Gnomesville PE

Norm Hudlin on Kragga Kamma Road was created to offer mountain bikers a variety of easy routes in a safe environment. Quickly it also became a popular spot for a jog or a walk and lately it is the hub for families enjoying the painted rocks phenomena. Norm Hudlin is now also home to Gnomesville PE, which was a long time dream of local resident Graham Chrich, or plainoldgraham as his Geocaching friend know him. Graham got to visit a gnomesville village in Western Australia in the Furgeson Valley where there now nearly 10 000 gnomes and just knew that he wanted to starts something similar in Port Elizabeth for the delight of both locals and visitors. .

The community of silent dwarves in Australia actually began as a whimsical protest some 20 years ago. As the Gnomesville website explains, a small bit of land in Ferguson Valley was annexed by the local government to create a roundabout. Despite an outcry from the nearby residents, the roundabout was installed, and tensions simmered. Then at some point, a gnome appeared. At first there as just one in a tree hollow, but after a few months, there were around 20. The collection continued to grow as visitors and locals alike came and dropped off their own little statues. In the decades since their first appearance the army of gnomes had exploded into the thousands. For a time, theft and vandalism stunted the growth of the little population, but today the site is fairly well respected and continues to grow as people bring their own gnomes to add to the community and estimates are that there are around 10 000 of them now.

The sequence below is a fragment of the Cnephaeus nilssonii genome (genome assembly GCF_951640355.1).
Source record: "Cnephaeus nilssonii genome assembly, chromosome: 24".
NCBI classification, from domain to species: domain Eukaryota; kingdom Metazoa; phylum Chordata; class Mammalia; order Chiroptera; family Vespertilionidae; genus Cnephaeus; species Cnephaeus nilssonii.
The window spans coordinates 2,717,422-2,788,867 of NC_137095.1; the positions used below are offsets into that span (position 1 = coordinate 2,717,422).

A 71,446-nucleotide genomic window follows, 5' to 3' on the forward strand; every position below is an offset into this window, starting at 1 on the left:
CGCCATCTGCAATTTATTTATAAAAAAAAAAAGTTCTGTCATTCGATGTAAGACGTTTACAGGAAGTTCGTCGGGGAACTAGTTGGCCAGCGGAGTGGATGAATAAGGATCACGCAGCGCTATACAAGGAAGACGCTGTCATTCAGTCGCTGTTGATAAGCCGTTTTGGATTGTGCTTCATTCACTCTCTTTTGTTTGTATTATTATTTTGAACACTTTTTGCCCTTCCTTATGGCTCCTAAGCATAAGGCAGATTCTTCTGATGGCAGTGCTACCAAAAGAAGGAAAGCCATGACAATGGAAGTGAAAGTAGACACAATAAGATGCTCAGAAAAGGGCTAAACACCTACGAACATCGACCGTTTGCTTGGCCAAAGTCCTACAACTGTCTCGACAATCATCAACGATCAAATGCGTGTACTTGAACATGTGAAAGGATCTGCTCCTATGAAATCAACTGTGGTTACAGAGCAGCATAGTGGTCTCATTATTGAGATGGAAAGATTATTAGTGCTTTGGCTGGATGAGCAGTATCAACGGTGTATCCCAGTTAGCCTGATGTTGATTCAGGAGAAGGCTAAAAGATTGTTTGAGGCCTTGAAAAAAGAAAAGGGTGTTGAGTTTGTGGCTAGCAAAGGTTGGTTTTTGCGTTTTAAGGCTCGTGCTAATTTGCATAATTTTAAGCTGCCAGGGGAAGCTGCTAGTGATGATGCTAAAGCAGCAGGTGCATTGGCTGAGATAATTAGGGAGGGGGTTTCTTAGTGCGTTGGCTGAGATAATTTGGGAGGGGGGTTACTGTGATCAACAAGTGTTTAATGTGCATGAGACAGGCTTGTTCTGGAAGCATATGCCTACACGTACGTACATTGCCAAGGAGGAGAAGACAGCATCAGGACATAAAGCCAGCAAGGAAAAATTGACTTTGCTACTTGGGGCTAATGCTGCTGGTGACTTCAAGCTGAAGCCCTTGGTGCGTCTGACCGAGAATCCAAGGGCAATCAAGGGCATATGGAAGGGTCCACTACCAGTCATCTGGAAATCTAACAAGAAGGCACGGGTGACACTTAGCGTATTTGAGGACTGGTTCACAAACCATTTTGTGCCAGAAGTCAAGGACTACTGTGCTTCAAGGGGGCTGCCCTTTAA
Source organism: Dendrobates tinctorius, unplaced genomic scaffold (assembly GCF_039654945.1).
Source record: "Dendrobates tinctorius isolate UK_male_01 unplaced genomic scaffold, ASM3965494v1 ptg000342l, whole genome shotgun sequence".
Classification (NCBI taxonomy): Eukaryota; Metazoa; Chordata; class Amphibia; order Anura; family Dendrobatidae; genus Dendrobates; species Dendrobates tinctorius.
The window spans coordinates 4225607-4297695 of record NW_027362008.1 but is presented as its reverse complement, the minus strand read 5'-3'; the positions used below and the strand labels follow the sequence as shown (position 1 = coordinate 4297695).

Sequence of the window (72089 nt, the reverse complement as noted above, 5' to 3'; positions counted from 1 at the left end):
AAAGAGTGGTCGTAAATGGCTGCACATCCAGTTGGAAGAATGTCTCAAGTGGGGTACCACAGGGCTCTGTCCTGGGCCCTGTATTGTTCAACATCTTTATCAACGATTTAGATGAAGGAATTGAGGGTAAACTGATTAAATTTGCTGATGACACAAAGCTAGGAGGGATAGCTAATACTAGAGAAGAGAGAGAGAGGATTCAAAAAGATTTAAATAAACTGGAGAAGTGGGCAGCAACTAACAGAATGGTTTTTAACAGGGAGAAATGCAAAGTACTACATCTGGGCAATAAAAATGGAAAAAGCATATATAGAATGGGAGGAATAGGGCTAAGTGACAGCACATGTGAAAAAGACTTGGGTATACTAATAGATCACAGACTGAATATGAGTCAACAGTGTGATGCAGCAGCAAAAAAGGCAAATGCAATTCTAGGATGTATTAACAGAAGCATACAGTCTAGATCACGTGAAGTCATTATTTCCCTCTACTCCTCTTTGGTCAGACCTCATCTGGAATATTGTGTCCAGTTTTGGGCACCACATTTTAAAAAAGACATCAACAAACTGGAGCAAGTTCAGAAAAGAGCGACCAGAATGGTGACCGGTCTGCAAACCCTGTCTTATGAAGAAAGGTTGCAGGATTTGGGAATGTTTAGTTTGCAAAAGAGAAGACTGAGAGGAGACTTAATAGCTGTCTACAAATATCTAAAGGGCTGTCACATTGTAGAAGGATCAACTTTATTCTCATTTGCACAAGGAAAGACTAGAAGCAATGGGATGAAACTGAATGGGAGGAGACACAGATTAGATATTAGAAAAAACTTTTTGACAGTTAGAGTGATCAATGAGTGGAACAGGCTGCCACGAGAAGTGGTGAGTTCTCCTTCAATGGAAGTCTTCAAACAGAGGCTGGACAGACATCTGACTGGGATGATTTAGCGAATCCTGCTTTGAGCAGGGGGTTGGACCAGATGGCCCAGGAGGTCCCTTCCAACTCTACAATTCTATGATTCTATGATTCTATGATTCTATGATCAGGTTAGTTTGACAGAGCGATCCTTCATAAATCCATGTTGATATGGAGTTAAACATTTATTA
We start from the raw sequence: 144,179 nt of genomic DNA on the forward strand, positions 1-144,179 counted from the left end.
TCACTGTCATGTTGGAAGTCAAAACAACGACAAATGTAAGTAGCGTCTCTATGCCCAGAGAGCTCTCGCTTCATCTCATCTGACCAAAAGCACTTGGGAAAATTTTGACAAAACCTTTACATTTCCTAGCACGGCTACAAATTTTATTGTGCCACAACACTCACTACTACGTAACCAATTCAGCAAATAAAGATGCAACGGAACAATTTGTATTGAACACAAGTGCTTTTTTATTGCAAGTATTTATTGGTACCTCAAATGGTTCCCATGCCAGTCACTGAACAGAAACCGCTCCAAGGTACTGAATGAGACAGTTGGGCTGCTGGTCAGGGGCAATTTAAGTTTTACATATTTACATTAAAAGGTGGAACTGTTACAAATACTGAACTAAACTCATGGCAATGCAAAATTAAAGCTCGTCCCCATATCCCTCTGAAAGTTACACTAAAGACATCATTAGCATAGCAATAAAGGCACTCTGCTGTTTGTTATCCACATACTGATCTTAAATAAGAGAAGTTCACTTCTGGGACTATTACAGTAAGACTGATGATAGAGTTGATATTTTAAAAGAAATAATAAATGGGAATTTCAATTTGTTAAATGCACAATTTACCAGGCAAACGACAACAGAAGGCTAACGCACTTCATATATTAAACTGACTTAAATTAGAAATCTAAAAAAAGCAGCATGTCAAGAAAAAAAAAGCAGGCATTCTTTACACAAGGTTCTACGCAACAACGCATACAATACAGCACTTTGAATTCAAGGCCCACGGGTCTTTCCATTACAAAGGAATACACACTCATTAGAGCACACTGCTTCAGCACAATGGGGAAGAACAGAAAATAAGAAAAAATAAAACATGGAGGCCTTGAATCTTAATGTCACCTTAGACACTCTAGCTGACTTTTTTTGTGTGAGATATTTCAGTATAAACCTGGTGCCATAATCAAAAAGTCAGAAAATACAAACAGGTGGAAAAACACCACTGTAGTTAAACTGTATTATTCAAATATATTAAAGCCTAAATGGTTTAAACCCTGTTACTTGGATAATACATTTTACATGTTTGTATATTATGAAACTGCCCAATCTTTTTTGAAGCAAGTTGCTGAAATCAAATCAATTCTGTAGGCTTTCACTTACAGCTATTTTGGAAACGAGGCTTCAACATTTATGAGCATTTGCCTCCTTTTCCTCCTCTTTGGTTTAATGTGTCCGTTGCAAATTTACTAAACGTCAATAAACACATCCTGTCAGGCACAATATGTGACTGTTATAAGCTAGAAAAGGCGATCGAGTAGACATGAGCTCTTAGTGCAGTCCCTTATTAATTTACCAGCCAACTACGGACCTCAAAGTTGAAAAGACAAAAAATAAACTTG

Graham got permission from the owners of Norm Hudlin to set aside a small section for Gnomeville PE and with the help of some of his Geocaching friends he started to set up his dream. Gnomesville PE was launched on 21 February 2021 and the first gnomes have taken occupation of the land. Unlike painted rocks the gnomes may not be taken away, but everybody is invited to add gnomes to the community. Get yourself a painted gnome or paint it yourself, ad your own special touch to it and even place your name on him or her somewhere. And most importantly, come and visit them often.

It was awesome to see Graham when we popped in the weekend after the launch and he was really very excited about what it could look like someday.

Gnomesville PE really is for both big and small to enjoy.

Addo warning signs

It is totally against the rules to get out of your vehicle anywhere in the Addo Elephant National Park except for one or two spots. One of those is Domkrag Dam where a new sign has been erected to warn visitors that it is a Big 5 reserve and wild animals do roam freely. Miggie wasn’t really too shocked although she tried her best to look it.

The sign on top of Zuurkop has been there for probably 20 years and I used to stop here often back when I used to be a tourist guide. I’ve even seen a lion sitting right next to the sign, but this time round… Ha! I laughed in the face of danger.

Crossing the Great Kei River by Pont

Crossing the Great Kei River by pont into what used to be the old Transkei has always been on my South African bucket list. That was until I got to do it about 6 years or so ago.  Since then I’ve had the opportunity to do it a couple of times and I always look forward to it.  It’s nothing fancy or out of this world, but it is special because there are so few ponts left in South Africa. In fact, the only other two in South Africa that I know of is the one at Malgas over the Breede River in the Western Cape and the one at Sendelingsdrift crossing the Orange River into Namibia.